The development of targeted agents for metastatic esophageal or gastroesophageal junction (GEJ) tumors has been limited when compared with that for other common tumors. To date, the anti-human epidermal growth factor receptor-2 (HER-2) antibody, trastuzumab, in combination with chemotherapy, is the only approved novel agent for these cancers, and its use is limited to the small population of patients whose tumors overexpress HER-2. Despite recent progress in the field, median overall survival remains only 8–12 months for patients with stage IV esophageal or GEJ cancer. In this article, we examine the molecular aberrations thought to drive the development and spread of esophageal cancer and identify promising targets for specific tumor inhibition. Data from clinical studies of targeted agents are reviewed, including epidermal growth factor receptor antibodies, tyrosine kinase inhibitors, HER-2, and vascular endothelial growth factor-directed therapy. Current and future targets include MET, fibroblast growth factor receptor, and immune-based therapies. Evidence from trials to date suggests that molecularly unselected patient cohorts derive minimal benefit from most target-specific agents, suggesting that future collaborative investigation should focus on preselected molecular subgroups of patients with this challenging heterogeneous disease.

  • Source: the Oncologist

Neoadjuvant Doxorubicin/Cyclophosphamide Followed by Ixabepilone or Paclitaxel in Early Stage Breast Cancer and Evaluation of βIII-Tubulin Expression as a Predictive Marker.


Abstract Background. This randomized phase II trial was designed to compare the rate of pathologic complete response (pCR) induced by neoadjuvant cyclophosphamide plus doxorubicin (AC) followed by ixabepilone or paclitaxel in women with early stage breast cancer (BC). Expression of βIII-tubulin as a predictive marker was also evaluated. Patients and Methods. Women with untreated, histologically confirmed primary invasive breast adenocarcinoma received four cycles of AC followed by 1:1 randomization to either ixabepilone 40 mg/m2 (3-hour infusion) every 3 weeks for four cycles (n = 148) or weekly paclitaxel 80 mg/m2 (1-hour infusion) for 12 weeks (n = 147). All patients underwent a core needle biopsy of the primary cancer for molecular marker analysis prior to chemotherapy. βIII-Tubulin expression was assessed using immunohistochemistry. Results. There was no significant difference in the rate of pCR in the ixabepilone treatment arm (24.3%; 90% confidence interval [CI], 18.6–30.8) and the paclitaxel treatment arm (25.2%; 90% CI, 19.4–31.7). βIII-Tubulin-positive patients obtained higher pCR rates compared with βIII-tubulin-negative patients in both treatment arms; however, βIII-tubulin expression was not significantly associated with a differential response to ixabepilone or paclitaxel. The safety profiles of both regimens were generally similar, although neutropenia occurred more frequently in the ixabepilone arm (grade 3/4: 41.3% vs. 8.4%). The most common nonhematologic toxicity was peripheral neuropathy. Conclusions. Neoadjuvant treatment of early stage BC with AC followed by ixabepilone every 3 weeks or weekly paclitaxel was well tolerated with no significant difference in efficacy. Higher response rates were observed among βIII-tubulin-positive patients.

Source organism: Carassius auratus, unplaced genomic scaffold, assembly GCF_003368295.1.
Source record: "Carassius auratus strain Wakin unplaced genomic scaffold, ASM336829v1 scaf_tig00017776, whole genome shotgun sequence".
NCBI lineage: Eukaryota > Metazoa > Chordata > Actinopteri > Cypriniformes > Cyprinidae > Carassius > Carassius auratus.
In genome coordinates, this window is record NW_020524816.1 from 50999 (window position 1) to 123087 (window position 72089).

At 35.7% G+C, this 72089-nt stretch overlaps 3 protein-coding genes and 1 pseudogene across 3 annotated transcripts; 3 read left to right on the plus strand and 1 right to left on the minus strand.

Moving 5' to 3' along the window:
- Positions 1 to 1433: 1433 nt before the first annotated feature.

• Source: the Oncologist